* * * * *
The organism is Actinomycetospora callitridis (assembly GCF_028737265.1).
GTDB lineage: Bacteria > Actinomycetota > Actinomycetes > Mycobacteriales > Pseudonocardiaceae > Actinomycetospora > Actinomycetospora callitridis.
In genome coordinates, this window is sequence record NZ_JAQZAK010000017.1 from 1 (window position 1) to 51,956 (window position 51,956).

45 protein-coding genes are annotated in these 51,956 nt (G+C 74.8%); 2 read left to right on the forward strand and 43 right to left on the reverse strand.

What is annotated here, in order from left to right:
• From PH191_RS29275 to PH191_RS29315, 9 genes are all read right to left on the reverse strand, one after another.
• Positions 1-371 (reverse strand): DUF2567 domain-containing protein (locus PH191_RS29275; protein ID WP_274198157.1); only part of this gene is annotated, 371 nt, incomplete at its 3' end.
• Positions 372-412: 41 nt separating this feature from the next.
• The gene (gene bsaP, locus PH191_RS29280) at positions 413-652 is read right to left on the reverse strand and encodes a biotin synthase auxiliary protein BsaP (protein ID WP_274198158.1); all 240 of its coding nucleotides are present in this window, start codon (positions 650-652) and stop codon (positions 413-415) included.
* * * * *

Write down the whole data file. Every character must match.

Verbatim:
The organism is Actinomycetospora callitridis (assembly GCF_028737265.1).
GTDB lineage: Bacteria > Actinomycetota > Actinomycetes > Mycobacteriales > Pseudonocardiaceae > Actinomycetospora > Actinomycetospora callitridis.
In genome coordinates, this window is sequence record NZ_JAQZAK010000017.1 from 1 (window position 1) to 51,956 (window position 51,956).

45 protein-coding genes are annotated in these 51,956 nt (G+C 74.8%); 2 read left to right on the forward strand and 43 right to left on the reverse strand.

What is annotated here, in order from left to right:
• From PH191_RS29275 to PH191_RS29315, 9 genes are all read right to left on the reverse strand, one after another.
• Positions 1-371 (reverse strand): DUF2567 domain-containing protein (locus PH191_RS29275; protein ID WP_274198157.1); only part of this gene is annotated, 371 nt, incomplete at its 3' end.
• Positions 372-412: 41 nt separating this feature from the next.
• The gene (gene bsaP, locus PH191_RS29280) at positions 413-652 is read right to left on the reverse strand and encodes a biotin synthase auxiliary protein BsaP (protein ID WP_274198158.1); all 240 of its coding nucleotides are present in this window, start codon (positions 650-652) and stop codon (positions 413-415) included.